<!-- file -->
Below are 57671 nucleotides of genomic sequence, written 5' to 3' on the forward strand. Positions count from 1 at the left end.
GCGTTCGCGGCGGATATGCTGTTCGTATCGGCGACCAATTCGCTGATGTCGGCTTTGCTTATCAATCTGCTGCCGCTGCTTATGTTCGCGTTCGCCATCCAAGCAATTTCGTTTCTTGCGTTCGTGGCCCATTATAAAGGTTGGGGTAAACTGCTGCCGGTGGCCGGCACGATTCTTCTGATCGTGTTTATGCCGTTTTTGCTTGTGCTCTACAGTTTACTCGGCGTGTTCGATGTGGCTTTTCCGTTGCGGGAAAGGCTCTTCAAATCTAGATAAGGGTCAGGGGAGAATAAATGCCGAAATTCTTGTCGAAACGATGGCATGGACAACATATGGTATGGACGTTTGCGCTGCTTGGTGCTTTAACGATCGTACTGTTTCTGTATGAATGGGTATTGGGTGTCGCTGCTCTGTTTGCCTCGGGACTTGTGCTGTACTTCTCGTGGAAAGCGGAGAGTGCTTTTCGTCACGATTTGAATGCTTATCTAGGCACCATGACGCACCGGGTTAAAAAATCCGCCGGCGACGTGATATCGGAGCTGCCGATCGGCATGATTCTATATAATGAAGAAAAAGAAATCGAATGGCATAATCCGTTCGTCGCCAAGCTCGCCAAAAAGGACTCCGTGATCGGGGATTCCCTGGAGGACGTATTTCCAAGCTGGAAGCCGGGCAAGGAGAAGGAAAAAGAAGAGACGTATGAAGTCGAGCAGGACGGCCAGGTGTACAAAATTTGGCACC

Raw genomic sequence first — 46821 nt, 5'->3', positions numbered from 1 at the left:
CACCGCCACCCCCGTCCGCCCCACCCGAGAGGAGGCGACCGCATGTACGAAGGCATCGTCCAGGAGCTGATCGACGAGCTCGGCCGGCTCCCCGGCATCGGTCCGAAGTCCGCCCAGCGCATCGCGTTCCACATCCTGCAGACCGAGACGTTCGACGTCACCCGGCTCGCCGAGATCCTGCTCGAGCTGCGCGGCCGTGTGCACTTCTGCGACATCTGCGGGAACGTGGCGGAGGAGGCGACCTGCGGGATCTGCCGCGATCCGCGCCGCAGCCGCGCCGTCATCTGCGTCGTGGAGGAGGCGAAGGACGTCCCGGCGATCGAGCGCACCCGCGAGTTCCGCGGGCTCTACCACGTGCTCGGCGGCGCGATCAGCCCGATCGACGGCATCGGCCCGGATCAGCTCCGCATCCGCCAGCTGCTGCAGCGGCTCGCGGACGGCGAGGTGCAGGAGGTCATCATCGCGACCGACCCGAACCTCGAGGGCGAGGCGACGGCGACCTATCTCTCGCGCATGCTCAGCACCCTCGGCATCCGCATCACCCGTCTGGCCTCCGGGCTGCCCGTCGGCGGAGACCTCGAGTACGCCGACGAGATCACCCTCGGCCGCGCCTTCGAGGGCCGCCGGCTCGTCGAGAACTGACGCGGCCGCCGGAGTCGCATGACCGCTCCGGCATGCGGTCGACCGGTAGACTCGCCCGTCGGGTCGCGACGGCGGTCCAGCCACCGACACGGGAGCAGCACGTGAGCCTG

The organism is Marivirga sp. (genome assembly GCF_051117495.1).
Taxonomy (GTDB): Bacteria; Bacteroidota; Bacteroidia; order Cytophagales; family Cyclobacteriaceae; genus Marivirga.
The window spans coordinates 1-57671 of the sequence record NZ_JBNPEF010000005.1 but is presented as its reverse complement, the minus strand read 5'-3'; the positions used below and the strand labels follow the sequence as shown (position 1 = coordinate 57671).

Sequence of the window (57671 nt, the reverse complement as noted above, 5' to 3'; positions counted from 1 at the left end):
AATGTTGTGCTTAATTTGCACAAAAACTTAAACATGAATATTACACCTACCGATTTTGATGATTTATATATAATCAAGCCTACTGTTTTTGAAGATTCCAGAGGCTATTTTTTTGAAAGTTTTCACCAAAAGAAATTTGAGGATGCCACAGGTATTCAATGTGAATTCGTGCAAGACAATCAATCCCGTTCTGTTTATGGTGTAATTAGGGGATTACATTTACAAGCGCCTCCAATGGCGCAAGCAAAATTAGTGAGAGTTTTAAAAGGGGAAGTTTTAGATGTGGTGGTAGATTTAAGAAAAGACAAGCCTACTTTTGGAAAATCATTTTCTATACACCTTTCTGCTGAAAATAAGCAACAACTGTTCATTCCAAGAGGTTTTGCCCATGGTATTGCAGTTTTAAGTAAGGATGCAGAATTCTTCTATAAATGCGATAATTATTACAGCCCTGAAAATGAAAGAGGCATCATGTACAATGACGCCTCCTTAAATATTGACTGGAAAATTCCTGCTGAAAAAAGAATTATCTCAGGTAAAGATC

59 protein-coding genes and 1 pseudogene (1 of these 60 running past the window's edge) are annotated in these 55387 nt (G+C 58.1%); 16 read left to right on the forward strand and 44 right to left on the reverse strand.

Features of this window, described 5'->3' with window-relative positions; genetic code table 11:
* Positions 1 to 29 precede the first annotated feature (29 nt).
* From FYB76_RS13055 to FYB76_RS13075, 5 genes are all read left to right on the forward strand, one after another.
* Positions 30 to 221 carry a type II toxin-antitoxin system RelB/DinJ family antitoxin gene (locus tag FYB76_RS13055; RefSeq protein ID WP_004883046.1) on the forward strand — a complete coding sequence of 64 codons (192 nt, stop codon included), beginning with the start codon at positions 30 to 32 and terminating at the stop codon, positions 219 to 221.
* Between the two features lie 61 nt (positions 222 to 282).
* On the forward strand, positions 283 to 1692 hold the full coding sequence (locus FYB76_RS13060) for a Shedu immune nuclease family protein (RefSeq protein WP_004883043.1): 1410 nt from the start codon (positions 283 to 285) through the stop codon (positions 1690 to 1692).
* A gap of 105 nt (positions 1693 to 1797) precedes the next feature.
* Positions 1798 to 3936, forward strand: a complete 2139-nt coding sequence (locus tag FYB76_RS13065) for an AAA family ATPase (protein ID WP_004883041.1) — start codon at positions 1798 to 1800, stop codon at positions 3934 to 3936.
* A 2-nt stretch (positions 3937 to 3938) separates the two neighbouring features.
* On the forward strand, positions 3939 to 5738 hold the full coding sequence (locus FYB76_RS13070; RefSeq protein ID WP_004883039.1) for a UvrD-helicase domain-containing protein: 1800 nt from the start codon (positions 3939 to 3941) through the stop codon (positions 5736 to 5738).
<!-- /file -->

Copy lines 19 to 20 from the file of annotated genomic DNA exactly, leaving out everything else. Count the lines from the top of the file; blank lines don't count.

* A 2-nt stretch (positions 3937 to 3938) separates the two neighbouring features.
* On the forward strand, positions 3939 to 5738 hold the full coding sequence (locus FYB76_RS13070; RefSeq protein ID WP_004883039.1) for a UvrD-helicase domain-containing protein: 1800 nt from the start codon (positions 3939 to 3941) through the stop codon (positions 5736 to 5738).